Mike Flanagan’s The Haunting of Hill House may just be the defining piece of television from the last decade, and with that comes big expectations. Flanagan’s second installment in his ‘Haunting’ anthology, The Haunting of Bly Manor lives up to its predecessor. It’s a beautifully poetic miniseries that explores questions of both life and death. Intimate and delicate in touch, Flanagan sets the stage for a slew of newcomers. Unlike Hill House, Flanagan only directs the first episode and leaves the remaining 8 to some of today’s freshest hands. Though it may set it back a bit, this factor still makes for an experience unlike before.
Based on the 1898 novella The Turn of the Screw by Henry James, the story tells of a young au pair (Victoria Pedretti) hired to look after two young children at Bly Manor. Bly is a small country town in England, where the Wingrave family frequent in the summer. Upon arriving to Bly Manor, the unknowing au pair begins to see apparitions that proceed to haunt the premises and family alike.
The Haunting of Bly Manor sees the return of many familiar faces, but Hill House‘s Victoria Pedretti is where all eyes are set. Pedretti leads the ‘great, good’ ensemble and she brings everything to it. The minute details of differing expressions, verbally or physically, leave one in sincere awe. After appearances in Hill House and 2019’s Once Upon a Time in Hollywood, it remains sure in one’s mind that Victoria Pedretti is a star of the future.
Bly Manor is both melancholic and cathartic as it looks upon its brittle past and effect on the present. Watching any Flanagan film or television project, one comes to expect something, a certain sense of style and precision. While Flanagan’s usual stylizations are present, they lose some traction along the way due to his passing of the baton. More precise decisions begin to turn into more of a looming presence. Flanagan gives the reigns to a vast range of directors after episode 1, it’s probably the show’s greatest mistake. They all do a fantastic job, but while the story and acting are as great-as-ever, Flanagan’s founding style is less prominent and one could perhaps say that it lessens the greater impact of the story.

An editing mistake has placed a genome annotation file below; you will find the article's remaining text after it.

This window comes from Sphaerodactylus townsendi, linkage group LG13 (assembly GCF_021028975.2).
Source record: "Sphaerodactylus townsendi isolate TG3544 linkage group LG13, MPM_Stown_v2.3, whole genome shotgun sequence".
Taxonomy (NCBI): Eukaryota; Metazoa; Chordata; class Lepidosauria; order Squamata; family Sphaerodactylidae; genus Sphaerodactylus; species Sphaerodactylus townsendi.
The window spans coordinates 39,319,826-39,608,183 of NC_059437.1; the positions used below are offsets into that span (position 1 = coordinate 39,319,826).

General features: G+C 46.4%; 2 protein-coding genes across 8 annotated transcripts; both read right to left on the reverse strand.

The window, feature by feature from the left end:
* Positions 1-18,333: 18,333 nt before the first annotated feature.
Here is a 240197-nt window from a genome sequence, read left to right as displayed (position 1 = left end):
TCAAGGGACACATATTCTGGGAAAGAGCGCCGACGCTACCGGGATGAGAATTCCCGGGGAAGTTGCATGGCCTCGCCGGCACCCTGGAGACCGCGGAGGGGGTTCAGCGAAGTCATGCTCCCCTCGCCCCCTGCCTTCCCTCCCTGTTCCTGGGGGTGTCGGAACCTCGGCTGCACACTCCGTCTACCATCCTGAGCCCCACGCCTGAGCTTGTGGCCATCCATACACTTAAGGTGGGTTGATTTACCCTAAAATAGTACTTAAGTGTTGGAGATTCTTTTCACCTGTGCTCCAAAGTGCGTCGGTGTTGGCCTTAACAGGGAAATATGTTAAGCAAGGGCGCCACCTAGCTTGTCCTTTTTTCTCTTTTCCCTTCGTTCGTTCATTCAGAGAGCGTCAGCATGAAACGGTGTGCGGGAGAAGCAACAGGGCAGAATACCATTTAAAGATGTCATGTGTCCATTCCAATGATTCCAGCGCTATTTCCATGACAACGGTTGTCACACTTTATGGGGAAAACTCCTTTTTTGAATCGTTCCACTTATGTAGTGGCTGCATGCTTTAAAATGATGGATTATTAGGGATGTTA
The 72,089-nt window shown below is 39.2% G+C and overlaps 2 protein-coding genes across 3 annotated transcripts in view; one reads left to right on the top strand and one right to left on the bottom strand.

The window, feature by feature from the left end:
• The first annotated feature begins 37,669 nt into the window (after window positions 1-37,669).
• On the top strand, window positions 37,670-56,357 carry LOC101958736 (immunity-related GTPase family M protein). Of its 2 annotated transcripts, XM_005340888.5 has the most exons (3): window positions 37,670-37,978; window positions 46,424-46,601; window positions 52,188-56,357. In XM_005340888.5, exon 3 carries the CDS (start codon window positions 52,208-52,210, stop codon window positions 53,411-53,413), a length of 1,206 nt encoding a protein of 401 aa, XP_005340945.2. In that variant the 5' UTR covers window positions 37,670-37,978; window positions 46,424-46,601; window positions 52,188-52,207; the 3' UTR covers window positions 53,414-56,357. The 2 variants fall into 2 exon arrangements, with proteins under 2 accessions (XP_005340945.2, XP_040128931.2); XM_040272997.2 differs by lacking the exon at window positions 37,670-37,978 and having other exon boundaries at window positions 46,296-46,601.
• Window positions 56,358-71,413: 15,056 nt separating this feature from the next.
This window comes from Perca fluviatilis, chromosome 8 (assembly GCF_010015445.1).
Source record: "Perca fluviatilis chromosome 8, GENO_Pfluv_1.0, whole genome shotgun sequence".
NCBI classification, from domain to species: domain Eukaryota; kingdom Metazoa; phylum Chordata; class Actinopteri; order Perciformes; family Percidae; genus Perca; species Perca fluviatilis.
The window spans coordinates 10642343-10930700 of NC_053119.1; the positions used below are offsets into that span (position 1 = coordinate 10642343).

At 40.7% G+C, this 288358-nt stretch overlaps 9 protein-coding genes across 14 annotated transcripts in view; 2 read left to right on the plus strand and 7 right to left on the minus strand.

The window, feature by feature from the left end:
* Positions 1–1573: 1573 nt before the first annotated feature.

Additionally, the lack of Flanagan’s go-to cinematographer Michael Fimognari is felt. While Flanagan’s Hush cinematographer James Kniest and Annabelle: Creation’s Maxime Alexandre do an amply fantastic job, they aren’t able to capture the sheer beauty of Hill House. Visually, it’s most similar during flashback sequences, with Flanagan’s use of soft light and a luscious mix of color. A palette of the most divine pinks, sumptuous yellows, and mysterious blues in the shadows are seen.
The greatest episode is the one with the greatest change; it stars Hill House alumnus Kate Siegel. Harrowing and fear-invoking, yet also elegiac. Such a vital shift in its season-long structure could be jarring, but Flanagan pulls it off to the greatest effect. Here is where one will embrace this installment as possibly the best piece of television this year.
All that being said, it’s still an overall fantastic show. The tale is moving and exquisite. Like Hill House, Bly Manor also excels in tension and the scariest of scares. There’s an ever-present sense of dread to the hauntings within the manor, it’s masterfully calculated. Comparing it to it’s predecessor does Bly Manor no justice, as Hill House may just be one of the best shows ever made. In contrast to a few complaints, one cannot fault Bly Manor as it’s a near-perfect show.
Doctor Sleep and Hill House proved that Flanagan has an affinity for bringing out the very best in child actors and once again, this can be applied here. Amelie Smith is a great delight as young Flora Wingrave and Benjamin Evan Ainsworth is excellent as Miles Wingrave. The children offer an entirely opposite perspective to the horrors. They’re almost complicit and in the know of the strange happenings around the Bly estate. Flanagan is able to create intrigue through their mysterious connection to the Manor’s ghosts.
After every episode, one wants more and more. The 9 episodes are told in a poetic and captivating manner. Full of mind-bending revelations, horrifying moments, happiness, personality and endless fascination, The Haunting of Bly Manor is not to be missed. It’s perhaps the finest and most perfectly splendid show of the year.